At the farm level, Bt cotton intrinsically yields less than conventional hybrids. Given high inputs it may have better operational yield for the first few years until the bollworms develop resistance. Given the low inputs which comprise the limit for indebted small farmers, Bt always yields much less, along with many acute failures. Yields have always been far less, often by more than half, than what Monsanto’s advertising promised. Poor yields continue to this day. The meager overall numbers conceal a vast number of individual tragedies.
For the individual farmer, growing Bt cotton is like “playing Russian roulette in order to get out of poverty”, as Nassim Taleb put it regarding civilization and GMOs as a whole.
*Here’s a good place to add a critical point. While the individual small farmer crushed by commodity agriculture is often impoverished, the opposite is true of agriculture as a whole. Here we’re talking about cotton, which isn’t directly a food although the seeds are pressed into oil which is used in processed foods. Nevertheless in any discussion of GMO yields we must always stress the fact that industrial agriculture produces far more than enough food for everyone on earth today, and more than enough even for the highest future population projections. The fact is that there’s zero problem with the quantity of food produced, today or at any time in the future for as long as industrial agriculture persists. (It won’t for much longer. Humanity must transform to agroecology and food sovereignty if we want to continue eating.) Therefore there’s zero need to increase yields in order to “feed the world”. Feed the World is a classical Big Lie. The world currently produces enough food for 10 billion people, yet of the 7 billion here, one billion go hungry (and another 2 billion suffer from dietary diseases such as malnutrition or obesity, often both at the same time). This is caused purely by pathological economic and political systems for maldistributing the cornucopia we have. For example, India has vast food stocks, indeed it allows vast amounts of stockpiled food to rot, yet 250 million go hungry. The problem, today and tomorrow, is 100% from corporate maldistribution, 0% from insufficient production. It’ll be a great leap forward for civilization when we can completely purge the “Feed the World” notion from rational and moral discussion as the criminal Big Lie it is.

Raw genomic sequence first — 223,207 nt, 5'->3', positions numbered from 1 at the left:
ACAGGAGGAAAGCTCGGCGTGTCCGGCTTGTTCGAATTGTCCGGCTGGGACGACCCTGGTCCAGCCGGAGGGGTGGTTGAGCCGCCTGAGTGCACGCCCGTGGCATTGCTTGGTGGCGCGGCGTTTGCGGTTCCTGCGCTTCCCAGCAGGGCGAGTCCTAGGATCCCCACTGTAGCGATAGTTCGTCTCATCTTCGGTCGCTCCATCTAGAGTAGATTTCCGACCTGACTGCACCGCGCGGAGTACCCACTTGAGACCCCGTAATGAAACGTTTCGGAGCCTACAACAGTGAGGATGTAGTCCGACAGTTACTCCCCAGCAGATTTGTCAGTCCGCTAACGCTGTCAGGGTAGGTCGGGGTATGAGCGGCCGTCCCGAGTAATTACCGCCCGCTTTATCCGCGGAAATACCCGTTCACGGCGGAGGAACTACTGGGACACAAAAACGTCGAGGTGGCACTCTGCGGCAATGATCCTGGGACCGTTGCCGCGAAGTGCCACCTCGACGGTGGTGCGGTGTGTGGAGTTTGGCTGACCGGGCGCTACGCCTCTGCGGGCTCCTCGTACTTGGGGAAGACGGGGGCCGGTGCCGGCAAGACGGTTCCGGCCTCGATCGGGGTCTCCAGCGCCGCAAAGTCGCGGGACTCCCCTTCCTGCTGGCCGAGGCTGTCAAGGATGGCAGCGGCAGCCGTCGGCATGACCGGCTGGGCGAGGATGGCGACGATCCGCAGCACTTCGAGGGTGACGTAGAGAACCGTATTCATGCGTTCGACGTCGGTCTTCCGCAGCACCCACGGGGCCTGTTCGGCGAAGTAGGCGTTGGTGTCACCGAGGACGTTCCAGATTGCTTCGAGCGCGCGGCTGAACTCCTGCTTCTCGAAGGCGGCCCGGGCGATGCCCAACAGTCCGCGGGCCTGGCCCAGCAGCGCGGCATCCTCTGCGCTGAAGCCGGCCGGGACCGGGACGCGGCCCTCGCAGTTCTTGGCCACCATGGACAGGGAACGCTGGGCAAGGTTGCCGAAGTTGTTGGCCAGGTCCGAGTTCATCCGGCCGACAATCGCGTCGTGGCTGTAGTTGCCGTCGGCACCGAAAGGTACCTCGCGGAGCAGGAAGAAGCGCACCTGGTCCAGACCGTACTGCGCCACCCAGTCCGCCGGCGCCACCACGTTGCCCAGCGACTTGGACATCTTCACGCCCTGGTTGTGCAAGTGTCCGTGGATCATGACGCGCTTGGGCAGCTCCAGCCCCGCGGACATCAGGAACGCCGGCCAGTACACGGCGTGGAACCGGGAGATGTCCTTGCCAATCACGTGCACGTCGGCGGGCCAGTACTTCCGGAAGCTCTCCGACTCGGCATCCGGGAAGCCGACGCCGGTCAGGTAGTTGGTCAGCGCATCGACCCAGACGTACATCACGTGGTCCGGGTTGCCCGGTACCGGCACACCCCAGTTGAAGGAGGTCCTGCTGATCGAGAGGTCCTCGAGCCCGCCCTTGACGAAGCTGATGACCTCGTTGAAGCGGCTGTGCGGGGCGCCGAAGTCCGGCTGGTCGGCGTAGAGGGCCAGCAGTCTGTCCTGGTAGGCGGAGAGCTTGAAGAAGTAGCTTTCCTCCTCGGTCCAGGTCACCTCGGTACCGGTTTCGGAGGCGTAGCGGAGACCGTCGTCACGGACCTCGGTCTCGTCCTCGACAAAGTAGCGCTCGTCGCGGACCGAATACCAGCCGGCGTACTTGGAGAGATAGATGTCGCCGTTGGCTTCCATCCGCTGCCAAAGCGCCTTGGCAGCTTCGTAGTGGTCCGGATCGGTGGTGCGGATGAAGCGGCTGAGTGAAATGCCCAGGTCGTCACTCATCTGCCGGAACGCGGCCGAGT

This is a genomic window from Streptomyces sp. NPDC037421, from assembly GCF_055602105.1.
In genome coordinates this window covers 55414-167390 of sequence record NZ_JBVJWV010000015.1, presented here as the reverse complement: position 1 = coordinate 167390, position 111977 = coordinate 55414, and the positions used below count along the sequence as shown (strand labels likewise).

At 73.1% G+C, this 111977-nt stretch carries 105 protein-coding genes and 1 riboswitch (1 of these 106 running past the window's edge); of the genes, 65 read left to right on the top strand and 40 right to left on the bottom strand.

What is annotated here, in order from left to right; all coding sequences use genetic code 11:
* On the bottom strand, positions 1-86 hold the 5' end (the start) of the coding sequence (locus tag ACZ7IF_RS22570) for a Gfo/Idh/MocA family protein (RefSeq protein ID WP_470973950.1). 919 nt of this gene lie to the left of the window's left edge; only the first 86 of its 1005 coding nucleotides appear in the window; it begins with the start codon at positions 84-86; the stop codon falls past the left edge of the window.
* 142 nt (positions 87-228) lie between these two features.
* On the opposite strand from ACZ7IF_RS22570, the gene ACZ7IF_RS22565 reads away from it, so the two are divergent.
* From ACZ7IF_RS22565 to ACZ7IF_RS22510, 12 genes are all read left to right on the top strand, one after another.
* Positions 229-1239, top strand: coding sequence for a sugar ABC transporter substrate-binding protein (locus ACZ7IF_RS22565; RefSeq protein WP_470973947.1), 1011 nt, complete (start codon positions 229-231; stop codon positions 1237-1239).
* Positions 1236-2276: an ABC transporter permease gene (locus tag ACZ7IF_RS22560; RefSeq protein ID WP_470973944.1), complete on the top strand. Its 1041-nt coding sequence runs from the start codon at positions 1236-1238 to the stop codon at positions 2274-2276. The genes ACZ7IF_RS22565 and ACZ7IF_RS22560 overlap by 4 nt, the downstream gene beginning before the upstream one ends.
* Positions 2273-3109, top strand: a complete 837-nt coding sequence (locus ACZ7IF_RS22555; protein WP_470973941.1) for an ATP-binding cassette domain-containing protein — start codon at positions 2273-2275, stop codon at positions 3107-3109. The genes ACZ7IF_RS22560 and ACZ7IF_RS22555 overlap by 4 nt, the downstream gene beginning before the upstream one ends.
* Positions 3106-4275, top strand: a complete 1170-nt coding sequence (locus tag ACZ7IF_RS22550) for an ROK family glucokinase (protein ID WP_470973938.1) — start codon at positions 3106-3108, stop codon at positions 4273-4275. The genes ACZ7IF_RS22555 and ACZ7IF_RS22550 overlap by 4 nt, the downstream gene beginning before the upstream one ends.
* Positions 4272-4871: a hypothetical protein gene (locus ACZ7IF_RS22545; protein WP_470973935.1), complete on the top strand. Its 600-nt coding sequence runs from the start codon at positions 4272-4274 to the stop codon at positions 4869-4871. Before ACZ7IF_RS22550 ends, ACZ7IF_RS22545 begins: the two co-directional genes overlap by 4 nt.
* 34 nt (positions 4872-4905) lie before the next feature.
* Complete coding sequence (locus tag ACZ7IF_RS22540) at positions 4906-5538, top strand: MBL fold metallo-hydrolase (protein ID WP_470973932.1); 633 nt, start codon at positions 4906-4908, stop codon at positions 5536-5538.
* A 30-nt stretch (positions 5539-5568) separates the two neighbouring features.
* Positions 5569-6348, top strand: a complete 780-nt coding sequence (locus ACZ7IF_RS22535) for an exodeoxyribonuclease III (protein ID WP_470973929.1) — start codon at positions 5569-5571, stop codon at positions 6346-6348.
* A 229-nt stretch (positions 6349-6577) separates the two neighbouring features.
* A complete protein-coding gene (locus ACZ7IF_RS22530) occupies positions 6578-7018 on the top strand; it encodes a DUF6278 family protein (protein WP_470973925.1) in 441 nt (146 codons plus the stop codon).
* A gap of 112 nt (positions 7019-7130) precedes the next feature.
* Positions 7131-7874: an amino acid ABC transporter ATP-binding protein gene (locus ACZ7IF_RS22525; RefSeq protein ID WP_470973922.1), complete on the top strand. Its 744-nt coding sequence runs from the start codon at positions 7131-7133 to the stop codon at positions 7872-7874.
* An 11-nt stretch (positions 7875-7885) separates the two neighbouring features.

*Perhaps the core lie Monsanto-Mahyco and the Indian government told cotton farmers is that Bt cotton is suitable for rainfed cultivation. In reality Bt cotton is dependent upon artificial irrigation. In fact Bt cotton requires as much as twice the water needed by conventional hybrids and cannot be effectively grown without expensive artificial irrigation. The vast majority (70%) of India’s farmers depend completely upon rainfall. In Karnataka state where yields collapsed in 2014, most cotton cultivation is rainfed. Gujarat is the exception again, reversing the proportions of irrigated (65%) and rainfed (35%) farms. Here the irrigated area has accounted for 84% of the state’s cotton production, 689 lint kg/ha, while the rainfed area produces only 247 kg/ha. That’s a typical yield difference between Bt cotton grown with irrigation vs. rainfall.
To try to sell Bt cotton, or any GMO, to a rain-dependent farmer is criminal fraud. Investigative journalist PJ Sainath went further – “promoting [Bt cotton] in a dry and unirrigated area like Vidarbha [ground zero for the cotton farmer suicide epidemic] was murderous. It was stupid. It was killing.”
*Another core lie is that the Bt technology can be a permanent panacea against insect pests. On the contrary, Monsanto knew from the start that pests would develop resistance to any Bt toxin just as they do with any other pesticide. This is elementary knowledge of how evolution works. Monsanto built the planned obsolescence of each GMO variety and its being superceded by ever more complex and expensive “stacked” varieties into its business strategy. They called this marketing plan “expanded trait penetration”. But in the early 2000s Monsanto was promising the opposite, that single trait Bt cotton would maintain its potency versus the bollworm indefinitely.